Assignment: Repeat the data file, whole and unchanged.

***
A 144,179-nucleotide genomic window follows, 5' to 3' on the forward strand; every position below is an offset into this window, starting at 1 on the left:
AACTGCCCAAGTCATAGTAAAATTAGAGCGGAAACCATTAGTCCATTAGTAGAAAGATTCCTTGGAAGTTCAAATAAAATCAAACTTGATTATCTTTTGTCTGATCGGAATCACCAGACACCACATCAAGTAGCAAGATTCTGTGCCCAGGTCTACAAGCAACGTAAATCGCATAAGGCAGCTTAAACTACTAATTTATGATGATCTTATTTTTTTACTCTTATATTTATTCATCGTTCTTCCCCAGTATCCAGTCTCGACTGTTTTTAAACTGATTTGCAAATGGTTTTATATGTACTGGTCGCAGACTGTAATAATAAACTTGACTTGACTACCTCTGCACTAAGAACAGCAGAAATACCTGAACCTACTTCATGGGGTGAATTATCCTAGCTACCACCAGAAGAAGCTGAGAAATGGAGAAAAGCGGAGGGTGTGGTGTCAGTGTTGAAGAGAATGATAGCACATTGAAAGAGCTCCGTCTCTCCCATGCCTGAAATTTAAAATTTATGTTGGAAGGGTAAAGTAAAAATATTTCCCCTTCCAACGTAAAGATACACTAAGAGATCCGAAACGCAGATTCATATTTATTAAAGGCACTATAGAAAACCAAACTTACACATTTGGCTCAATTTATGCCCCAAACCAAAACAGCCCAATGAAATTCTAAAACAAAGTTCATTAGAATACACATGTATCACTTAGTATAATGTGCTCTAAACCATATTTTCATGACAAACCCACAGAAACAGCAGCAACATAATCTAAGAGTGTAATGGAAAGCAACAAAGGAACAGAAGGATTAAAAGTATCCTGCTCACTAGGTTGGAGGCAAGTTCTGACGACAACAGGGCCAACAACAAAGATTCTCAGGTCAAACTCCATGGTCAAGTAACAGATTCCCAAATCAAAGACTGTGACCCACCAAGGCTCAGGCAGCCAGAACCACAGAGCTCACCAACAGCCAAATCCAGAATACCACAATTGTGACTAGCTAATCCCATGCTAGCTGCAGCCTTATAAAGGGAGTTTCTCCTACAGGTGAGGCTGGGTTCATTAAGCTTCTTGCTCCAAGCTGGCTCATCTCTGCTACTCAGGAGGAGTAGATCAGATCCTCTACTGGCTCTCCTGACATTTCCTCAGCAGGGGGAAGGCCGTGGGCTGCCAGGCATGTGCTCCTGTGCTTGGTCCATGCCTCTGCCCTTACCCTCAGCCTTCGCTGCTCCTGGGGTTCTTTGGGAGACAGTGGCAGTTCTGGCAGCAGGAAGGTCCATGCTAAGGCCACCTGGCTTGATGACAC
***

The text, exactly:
A 144,179-nucleotide genomic window follows, 5' to 3' on the forward strand; every position below is an offset into this window, starting at 1 on the left:
AACTGCCCAAGTCATAGTAAAATTAGAGCGGAAACCATTAGTCCATTAGTAGAAAGATTCCTTGGAAGTTCAAATAAAATCAAACTTGATTATCTTTTGTCTGATCGGAATCACCAGACACCACATCAAGTAGCAAGATTCTGTGCCCAGGTCTACAAGCAACGTAAATCGCATAAGGCAGCTTAAACTACTAATTTATGATGATCTTATTTTTTTACTCTTATATTTATTCATCGTTCTTCCCCAGTATCCAGTCTCGACTGTTTTTAAACTGATTTGCAAATGGTTTTATATGTACTGGTCGCAGACTGTAATAATAAACTTGACTTGACTACCTCTGCACTAAGAACAGCAGAAATACCTGAACCTACTTCATGGGGTGAATTATCCTAGCTACCACCAGAAGAAGCTGAGAAATGGAGAAAAGCGGAGGGTGTGGTGTCAGTGTTGAAGAGAATGATAGCACATTGAAAGAGCTCCGTCTCTCCCATGCCTGAAATTTAAAATTTATGTTGGAAGGGTAAAGTAAAAATATTTCCCCTTCCAACGTAAAGATACACTAAGAGATCCGAAACGCAGATTCATATTTATTAAAGGCACTATAGAAAACCAAACTTACACATTTGGCTCAATTTATGCCCCAAACCAAAACAGCCCAATGAAATTCTAAAACAAAGTTCATTAGAATACACATGTATCACTTAGTATAATGTGCTCTAAACCATATTTTCATGACAAACCCACAGAAACAGCAGCAACATAATCTAAGAGTGTAATGGAAAGCAACAAAGGAACAGAAGGATTAAAAGTATCCTGCTCACTAGGTTGGAGGCAAGTTCTGACGACAACAGGGCCAACAACAAAGATTCTCAGGTCAAACTCCATGGTCAAGTAACAGATTCCCAAATCAAAGACTGTGACCCACCAAGGCTCAGGCAGCCAGAACCACAGAGCTCACCAACAGCCAAATCCAGAATACCACAATTGTGACTAGCTAATCCCATGCTAGCTGCAGCCTTATAAAGGGAGTTTCTCCTACAGGTGAGGCTGGGTTCATTAAGCTTCTTGCTCCAAGCTGGCTCATCTCTGCTACTCAGGAGGAGTAGATCAGATCCTCTACTGGCTCTCCTGACATTTCCTCAGCAGGGGGAAGGCCGTGGGCTGCCAGGCATGTGCTCCTGTGCTTGGTCCATGCCTCTGCCCTTACCCTCAGCCTTCGCTGCTCCTGGGGTTCTTTGGGAGACAGTGGCAGTTCTGGCAGCAGGAAGGTCCATGCTAAGGCCACCTGGCTTGATGACAC